10 Things You Should Know Before You Go Under the Knife
Do you find yourself in the ultra-padded bra section of Victoria’s Secret silently lamenting the fact that your “secret” is you have tiny A-cups? Sure, you need to love yourself and your body just as you are, but guess what? Sometimes loving yourself means doing something about what torments you. And if you’re tired of having barely-there boobs, or childrearing took a devastating (and sadly, deflating) toll on your once prized perky ones, then maybe it’s time to visit a breast augmentation specialist.
So what do you need to know?
We’ve compiled a list to help you. Here goes…
1. You’re going to have to get very personal with your doctor.
You may feel a bit, er, exposed, baring your chest to a complete stranger, but it’s a necessary evil in the quest for a surgically enhanced bosom. Now is the time to express exactly what it is you abhor about your breasts. The more you can share, the better your physician will be able to help you decide the best course of action to take. Keep in mind if you are an A-cup wanting to go to Dolly Parton triple Ds, then you might get booted out of the doctor’s office, which brings us to the next thing you should know.
2. You might not be a good candidate for breast augmentation surgery.
If you have unrealistic expectations, are a heavy smoker, are obese, have lost a dramatic amount of weight, or have a strong family history of breast cancer, you may not be considered a good candidate for breast augmentation surgery. On the flip side, good candidates are athletic types with minimal body fat and naturally small breasts or a mom who has breastfed one or more babies and has “deflated” breasts, according to Wendy Lewis, author and founder of BeautyintheBag.com.
3. You might need more than a boob job to achieve desired results.
If your nipples point in a southerly direction, implants alone might not do the trick. “In some cases, a lift to remove excess skin, reposition the nipples, and tighten up the skin envelope for a better shape and perkier breasts may be needed,” Lewis said. This is a much more extensive procedure with additional incisions and costs and may require more downtime.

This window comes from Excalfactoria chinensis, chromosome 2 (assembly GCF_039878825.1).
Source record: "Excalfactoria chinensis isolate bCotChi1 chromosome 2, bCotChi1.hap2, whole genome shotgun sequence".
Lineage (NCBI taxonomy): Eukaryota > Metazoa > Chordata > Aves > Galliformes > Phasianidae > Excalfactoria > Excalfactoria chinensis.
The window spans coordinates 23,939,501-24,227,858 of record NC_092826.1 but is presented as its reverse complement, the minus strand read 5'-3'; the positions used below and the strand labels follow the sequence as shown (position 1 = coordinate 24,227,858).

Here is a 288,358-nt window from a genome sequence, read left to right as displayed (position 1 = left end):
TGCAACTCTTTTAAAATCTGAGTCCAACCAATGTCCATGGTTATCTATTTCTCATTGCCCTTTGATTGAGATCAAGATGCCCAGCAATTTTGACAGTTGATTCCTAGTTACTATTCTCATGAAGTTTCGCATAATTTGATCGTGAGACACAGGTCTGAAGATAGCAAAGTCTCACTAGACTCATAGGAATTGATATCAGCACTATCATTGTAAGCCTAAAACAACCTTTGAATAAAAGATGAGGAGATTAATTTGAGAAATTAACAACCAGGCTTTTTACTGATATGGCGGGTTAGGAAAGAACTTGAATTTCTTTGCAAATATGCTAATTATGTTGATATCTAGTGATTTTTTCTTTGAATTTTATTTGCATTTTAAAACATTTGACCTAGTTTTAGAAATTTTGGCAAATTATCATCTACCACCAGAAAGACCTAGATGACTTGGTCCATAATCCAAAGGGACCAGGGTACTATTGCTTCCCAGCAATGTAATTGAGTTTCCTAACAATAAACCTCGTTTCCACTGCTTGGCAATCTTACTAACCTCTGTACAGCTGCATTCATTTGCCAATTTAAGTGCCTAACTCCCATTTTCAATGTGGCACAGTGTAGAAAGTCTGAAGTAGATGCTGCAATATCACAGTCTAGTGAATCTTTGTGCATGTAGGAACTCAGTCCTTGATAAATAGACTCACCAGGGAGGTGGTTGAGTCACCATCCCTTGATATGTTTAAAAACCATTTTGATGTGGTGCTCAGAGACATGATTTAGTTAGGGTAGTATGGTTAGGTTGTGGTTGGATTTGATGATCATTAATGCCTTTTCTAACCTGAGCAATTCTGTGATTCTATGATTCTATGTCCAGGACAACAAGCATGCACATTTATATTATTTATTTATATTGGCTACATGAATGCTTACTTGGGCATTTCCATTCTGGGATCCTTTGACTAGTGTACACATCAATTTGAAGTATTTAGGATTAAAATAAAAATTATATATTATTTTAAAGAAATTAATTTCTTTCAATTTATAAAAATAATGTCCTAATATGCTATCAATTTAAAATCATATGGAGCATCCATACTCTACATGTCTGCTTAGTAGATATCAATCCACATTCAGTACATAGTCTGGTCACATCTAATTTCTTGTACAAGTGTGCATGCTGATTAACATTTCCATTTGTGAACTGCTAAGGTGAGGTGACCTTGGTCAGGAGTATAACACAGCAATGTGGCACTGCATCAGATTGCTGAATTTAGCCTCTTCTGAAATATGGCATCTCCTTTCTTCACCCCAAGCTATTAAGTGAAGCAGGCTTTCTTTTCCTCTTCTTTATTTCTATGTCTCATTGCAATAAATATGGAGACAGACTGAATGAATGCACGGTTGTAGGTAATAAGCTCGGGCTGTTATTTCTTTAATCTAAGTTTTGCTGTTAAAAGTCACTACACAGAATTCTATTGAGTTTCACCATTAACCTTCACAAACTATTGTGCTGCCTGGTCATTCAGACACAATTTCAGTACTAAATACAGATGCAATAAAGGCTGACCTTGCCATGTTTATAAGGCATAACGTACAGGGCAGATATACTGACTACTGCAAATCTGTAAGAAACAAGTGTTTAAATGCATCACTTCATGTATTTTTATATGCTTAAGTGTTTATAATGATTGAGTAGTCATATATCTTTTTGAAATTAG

4. When it comes to implants, you have options.
There are three basic types of breast implants: saline, silicone, and shaped silicone. According to Michael Rose, MD, Chief of the Division of Plastic Surgery at Jersey Shore University Medical Center, “Saline is the least expensive option, which can be done with the smallest incision. Traditional silicone implants require a slightly larger incision, but result in a softer feel.” The most recent option is the form-stable shaped silicone implant, also known as the ‘gummy bear’ implant, which are made with a thicker gel and are less likely to leak. “These implants don’t just fill the breast envelope, but produce a distinctive breast shape that is aesthetically pleasing.”
5. You will need to take a few days off from work and other activities.
Arthur W. Perry, MD, FACS (DrPerrys.com), Adjunct Associate Professor at Columbia University with cosmetic practices in New York and New Jersey, said if your implants were placed in front of the muscle, you should be able to go back to work in about five days, but it’s a week if it’s behind the muscle. You may feel you can go back to work immediately, but “sometimes it simply is smarter to ‘take it easy’ and not try to prove something by returning to work prematurely.”
6. You will have to undergo a breast revision surgery at some point.